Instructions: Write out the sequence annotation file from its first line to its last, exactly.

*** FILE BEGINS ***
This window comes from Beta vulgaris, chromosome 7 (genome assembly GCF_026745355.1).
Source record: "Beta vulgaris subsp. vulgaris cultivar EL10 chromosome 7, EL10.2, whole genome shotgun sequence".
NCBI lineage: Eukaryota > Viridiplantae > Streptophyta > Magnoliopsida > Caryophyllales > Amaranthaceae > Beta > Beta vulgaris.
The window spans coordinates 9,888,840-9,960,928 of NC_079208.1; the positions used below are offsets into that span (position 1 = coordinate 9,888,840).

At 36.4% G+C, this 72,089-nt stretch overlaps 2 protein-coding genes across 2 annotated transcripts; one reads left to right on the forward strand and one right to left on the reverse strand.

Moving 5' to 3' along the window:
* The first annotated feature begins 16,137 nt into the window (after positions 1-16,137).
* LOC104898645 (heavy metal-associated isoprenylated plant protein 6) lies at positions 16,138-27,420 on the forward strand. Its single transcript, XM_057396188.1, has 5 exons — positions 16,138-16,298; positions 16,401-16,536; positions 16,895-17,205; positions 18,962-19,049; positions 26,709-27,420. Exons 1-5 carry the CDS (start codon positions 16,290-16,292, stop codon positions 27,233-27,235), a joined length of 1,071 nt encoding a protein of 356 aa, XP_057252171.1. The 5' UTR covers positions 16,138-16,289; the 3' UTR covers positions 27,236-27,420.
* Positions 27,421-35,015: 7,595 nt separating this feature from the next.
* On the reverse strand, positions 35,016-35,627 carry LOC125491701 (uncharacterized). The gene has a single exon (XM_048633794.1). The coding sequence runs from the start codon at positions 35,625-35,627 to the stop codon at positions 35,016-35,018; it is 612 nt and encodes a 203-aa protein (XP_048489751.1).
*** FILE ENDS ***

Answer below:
This window comes from Beta vulgaris, chromosome 7 (genome assembly GCF_026745355.1).
Source record: "Beta vulgaris subsp. vulgaris cultivar EL10 chromosome 7, EL10.2, whole genome shotgun sequence".
NCBI lineage: Eukaryota > Viridiplantae > Streptophyta > Magnoliopsida > Caryophyllales > Amaranthaceae > Beta > Beta vulgaris.
The window spans coordinates 9,888,840-9,960,928 of NC_079208.1; the positions used below are offsets into that span (position 1 = coordinate 9,888,840).

At 36.4% G+C, this 72,089-nt stretch overlaps 2 protein-coding genes across 2 annotated transcripts; one reads left to right on the forward strand and one right to left on the reverse strand.

Moving 5' to 3' along the window:
* The first annotated feature begins 16,137 nt into the window (after positions 1-16,137).
* LOC104898645 (heavy metal-associated isoprenylated plant protein 6) lies at positions 16,138-27,420 on the forward strand. Its single transcript, XM_057396188.1, has 5 exons — positions 16,138-16,298; positions 16,401-16,536; positions 16,895-17,205; positions 18,962-19,049; positions 26,709-27,420. Exons 1-5 carry the CDS (start codon positions 16,290-16,292, stop codon positions 27,233-27,235), a joined length of 1,071 nt encoding a protein of 356 aa, XP_057252171.1. The 5' UTR covers positions 16,138-16,289; the 3' UTR covers positions 27,236-27,420.
* Positions 27,421-35,015: 7,595 nt separating this feature from the next.
* On the reverse strand, positions 35,016-35,627 carry LOC125491701 (uncharacterized). The gene has a single exon (XM_048633794.1). The coding sequence runs from the start codon at positions 35,625-35,627 to the stop codon at positions 35,016-35,018; it is 612 nt and encodes a 203-aa protein (XP_048489751.1).